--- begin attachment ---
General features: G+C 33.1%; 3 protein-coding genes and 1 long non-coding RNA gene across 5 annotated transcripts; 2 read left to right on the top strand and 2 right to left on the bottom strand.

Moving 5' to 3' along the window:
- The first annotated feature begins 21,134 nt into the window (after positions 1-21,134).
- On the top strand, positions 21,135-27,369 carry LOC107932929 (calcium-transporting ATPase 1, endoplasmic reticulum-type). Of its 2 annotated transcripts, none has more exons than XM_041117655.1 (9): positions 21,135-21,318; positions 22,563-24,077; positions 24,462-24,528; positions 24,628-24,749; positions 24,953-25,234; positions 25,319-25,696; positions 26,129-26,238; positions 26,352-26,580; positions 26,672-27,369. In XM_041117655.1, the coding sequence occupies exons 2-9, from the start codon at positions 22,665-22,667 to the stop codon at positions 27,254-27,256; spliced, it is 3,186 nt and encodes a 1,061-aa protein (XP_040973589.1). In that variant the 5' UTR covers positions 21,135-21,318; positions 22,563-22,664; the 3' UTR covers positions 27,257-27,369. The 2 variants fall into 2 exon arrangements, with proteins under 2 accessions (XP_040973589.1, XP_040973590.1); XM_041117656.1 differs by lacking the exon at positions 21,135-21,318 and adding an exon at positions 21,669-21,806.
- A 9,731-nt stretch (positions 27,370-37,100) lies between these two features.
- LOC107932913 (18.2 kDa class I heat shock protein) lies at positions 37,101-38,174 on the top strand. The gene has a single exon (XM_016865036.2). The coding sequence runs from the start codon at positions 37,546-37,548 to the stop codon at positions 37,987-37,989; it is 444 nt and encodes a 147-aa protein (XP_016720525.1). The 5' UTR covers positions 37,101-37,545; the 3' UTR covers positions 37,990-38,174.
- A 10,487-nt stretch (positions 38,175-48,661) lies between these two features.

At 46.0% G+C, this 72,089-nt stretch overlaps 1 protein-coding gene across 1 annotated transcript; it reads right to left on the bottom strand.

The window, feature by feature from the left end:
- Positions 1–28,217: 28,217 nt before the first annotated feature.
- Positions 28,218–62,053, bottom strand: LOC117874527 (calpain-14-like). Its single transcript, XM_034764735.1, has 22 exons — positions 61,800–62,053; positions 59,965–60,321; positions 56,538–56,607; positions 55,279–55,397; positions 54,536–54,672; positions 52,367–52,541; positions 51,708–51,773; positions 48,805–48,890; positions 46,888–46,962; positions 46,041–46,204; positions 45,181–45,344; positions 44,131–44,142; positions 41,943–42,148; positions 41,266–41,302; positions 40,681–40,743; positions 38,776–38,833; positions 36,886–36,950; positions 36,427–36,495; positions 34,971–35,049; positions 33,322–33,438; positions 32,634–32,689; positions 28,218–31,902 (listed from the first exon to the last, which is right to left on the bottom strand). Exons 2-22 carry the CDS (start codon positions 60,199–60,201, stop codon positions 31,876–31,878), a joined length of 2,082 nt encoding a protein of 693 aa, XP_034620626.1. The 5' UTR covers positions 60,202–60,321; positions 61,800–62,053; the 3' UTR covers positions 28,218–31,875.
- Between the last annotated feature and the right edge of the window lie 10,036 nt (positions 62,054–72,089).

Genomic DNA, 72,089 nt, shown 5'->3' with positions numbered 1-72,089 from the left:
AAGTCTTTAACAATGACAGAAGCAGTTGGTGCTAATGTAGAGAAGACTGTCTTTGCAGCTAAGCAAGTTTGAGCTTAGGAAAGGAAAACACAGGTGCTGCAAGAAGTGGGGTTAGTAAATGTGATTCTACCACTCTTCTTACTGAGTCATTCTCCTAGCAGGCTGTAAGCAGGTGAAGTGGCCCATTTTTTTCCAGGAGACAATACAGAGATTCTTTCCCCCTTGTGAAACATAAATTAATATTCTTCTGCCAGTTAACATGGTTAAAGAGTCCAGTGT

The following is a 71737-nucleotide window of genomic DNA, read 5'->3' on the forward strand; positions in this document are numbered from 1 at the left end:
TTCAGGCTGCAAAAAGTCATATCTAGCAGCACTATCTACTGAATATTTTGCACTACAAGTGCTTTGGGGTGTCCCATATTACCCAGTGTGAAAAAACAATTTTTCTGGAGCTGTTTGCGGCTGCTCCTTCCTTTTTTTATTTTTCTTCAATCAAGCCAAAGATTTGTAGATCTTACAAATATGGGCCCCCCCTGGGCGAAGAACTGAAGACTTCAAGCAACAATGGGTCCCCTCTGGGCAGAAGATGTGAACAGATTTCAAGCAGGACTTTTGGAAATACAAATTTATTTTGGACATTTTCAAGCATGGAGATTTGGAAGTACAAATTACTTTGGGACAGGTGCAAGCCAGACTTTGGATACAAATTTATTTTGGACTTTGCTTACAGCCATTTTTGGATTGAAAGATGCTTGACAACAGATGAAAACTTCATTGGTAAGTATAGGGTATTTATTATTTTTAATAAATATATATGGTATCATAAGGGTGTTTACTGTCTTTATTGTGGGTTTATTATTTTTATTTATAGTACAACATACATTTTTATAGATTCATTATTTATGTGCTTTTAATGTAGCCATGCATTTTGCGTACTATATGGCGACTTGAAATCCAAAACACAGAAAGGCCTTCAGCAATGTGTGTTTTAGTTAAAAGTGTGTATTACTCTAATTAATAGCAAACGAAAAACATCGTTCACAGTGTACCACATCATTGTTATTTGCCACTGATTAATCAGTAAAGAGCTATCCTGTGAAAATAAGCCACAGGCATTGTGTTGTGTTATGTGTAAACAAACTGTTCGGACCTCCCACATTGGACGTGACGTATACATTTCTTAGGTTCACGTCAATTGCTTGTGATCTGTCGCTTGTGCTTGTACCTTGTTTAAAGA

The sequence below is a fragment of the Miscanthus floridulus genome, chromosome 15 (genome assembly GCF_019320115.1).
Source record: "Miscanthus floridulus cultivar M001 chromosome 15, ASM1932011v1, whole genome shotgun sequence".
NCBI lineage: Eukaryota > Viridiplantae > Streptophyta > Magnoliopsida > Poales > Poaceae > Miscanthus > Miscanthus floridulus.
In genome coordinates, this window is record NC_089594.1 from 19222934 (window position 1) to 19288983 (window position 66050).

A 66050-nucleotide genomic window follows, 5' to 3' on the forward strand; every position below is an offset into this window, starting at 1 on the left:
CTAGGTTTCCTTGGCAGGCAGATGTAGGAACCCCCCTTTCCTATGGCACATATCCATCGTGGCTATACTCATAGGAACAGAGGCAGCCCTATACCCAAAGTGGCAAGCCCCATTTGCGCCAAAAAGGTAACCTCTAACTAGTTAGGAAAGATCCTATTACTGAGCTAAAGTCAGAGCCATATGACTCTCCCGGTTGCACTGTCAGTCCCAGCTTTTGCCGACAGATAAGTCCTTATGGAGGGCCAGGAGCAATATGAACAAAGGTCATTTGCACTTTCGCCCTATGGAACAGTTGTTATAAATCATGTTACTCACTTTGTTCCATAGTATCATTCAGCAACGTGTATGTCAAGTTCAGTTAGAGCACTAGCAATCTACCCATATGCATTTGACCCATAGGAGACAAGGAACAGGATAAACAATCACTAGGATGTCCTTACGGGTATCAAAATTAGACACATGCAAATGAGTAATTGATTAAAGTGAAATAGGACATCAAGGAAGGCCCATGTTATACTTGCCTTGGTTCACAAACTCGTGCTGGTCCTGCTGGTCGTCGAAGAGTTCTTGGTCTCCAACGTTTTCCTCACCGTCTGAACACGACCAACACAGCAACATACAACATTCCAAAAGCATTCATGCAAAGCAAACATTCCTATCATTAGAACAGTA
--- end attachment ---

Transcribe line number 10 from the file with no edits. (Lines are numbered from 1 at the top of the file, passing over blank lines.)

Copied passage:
- Positions 1–28,217: 28,217 nt before the first annotated feature.